Set IV, 15


1. Place quotation marks before and after the exact words of a speaker or writer.

Samuel Chang said, "I plan to attend the meeting."

"No," replied Freda, "my parents are in Florida."

"You can come back tomorrow," she said.

Note: Do not set off with quotation marks an indirect quotation (when the speaker's meaning is repeated but not the exact words.)

Bernadine said that her art project is a secret.

Perry warned customers about parking in front of Mr. Chaney's bakery.

2. Use quotation marks to enclose the names of television shows, short poems, essays, short stories, and chapters from books.

Robert Browning wrote "My Last Duchess."

Felipe Reyes' "The Mexican-American in Texas" won first prize in the essay contest.

Leo Mendelwitz's editorial "Save the City" will appear in the New Braunfels News.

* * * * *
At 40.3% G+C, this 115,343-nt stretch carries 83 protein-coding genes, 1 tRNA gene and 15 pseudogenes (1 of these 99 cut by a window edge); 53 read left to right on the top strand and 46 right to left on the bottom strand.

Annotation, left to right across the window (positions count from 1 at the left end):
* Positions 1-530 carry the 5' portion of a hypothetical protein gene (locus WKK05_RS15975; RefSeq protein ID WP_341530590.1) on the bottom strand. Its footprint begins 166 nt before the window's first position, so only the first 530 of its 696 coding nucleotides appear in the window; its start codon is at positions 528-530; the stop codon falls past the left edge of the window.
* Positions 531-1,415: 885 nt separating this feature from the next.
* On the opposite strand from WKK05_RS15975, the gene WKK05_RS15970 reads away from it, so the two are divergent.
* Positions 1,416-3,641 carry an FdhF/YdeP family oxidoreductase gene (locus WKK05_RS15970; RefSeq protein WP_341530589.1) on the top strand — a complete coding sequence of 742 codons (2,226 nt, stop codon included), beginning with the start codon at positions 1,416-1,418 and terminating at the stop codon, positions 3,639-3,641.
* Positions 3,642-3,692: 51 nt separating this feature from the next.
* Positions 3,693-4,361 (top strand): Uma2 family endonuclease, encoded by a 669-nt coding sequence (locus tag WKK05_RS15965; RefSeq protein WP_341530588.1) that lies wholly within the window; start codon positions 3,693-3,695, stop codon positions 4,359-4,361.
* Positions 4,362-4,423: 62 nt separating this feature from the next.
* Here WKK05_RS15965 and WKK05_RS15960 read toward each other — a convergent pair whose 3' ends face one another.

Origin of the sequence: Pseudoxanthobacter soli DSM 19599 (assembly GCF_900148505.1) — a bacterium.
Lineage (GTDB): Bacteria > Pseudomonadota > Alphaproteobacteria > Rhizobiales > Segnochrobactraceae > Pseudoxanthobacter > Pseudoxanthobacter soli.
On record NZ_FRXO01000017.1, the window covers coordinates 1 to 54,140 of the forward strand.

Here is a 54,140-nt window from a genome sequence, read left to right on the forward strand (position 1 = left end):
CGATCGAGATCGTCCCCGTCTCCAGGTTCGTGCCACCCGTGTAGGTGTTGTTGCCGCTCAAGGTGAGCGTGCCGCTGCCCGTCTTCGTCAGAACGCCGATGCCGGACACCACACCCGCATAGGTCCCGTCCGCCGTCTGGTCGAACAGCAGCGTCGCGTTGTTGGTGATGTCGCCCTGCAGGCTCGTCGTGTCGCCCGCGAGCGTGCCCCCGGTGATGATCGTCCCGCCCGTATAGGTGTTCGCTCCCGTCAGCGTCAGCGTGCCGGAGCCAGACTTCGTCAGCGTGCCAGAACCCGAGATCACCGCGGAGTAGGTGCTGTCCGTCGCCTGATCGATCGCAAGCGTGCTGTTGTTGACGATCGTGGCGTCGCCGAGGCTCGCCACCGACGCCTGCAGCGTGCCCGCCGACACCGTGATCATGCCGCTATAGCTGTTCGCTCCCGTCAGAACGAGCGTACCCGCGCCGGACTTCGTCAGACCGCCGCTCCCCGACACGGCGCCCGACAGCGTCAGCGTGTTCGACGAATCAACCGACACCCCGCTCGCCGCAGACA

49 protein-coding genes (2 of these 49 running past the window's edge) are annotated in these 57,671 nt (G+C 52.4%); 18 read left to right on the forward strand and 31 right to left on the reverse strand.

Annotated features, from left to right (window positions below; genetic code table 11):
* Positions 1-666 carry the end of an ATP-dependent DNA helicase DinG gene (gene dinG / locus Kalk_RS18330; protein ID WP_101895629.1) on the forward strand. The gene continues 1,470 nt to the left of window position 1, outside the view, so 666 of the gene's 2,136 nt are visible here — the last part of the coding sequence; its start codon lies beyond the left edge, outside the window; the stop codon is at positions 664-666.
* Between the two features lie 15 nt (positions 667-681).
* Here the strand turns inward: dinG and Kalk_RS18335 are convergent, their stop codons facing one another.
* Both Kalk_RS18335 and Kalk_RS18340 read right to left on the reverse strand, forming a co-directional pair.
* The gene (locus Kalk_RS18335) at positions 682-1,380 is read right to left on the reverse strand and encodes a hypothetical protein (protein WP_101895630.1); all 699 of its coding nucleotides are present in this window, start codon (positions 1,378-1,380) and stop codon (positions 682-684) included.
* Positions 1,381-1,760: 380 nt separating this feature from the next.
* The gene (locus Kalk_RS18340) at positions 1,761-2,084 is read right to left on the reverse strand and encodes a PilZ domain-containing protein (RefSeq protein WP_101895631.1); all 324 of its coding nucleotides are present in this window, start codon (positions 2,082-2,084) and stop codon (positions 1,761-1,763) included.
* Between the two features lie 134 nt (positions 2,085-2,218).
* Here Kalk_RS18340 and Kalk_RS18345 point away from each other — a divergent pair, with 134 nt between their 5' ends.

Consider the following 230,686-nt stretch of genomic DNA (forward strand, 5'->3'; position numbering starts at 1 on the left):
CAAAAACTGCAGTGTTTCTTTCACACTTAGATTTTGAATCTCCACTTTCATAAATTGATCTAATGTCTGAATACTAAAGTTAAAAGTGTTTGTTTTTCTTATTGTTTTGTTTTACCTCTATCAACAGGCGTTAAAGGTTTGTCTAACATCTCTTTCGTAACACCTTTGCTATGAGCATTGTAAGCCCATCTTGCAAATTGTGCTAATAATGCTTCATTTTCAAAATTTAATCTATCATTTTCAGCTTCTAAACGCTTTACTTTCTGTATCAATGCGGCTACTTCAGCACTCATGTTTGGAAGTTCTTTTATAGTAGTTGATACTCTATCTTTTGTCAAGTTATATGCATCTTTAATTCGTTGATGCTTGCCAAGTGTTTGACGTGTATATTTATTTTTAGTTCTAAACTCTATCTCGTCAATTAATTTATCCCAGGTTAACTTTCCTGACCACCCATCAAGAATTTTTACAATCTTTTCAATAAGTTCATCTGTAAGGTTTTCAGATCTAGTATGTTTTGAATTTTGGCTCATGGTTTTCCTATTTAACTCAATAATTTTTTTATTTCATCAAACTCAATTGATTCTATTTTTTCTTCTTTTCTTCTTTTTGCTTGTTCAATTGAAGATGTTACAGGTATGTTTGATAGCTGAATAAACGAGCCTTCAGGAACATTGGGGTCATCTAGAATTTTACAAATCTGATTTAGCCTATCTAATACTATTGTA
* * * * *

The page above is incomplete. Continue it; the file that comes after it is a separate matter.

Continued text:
3. Use quotation marks sparingly to emphasize sarcasm, irony, or humor. Avoid overuse of this technique; if the irony or humor is obvious, there is usually no need to highlight it with quotation marks.

Thieves no longer steal; they "liberate" a store's stock.

The "furnished" apartment contained a bed, a table, a stool, and a bare light blub.

4. Use single marks to enclose a quotation within a quotation.

She said, "Earl keeps calling my idea 'an impossible dream.'"

#'s 1-3; Bindseil and Dickey: Effective Writing, Houghton Mifflin, 1978, 321. #4; Hodges/Whitten: Harbrace College Handbook, 8th edition, 139.

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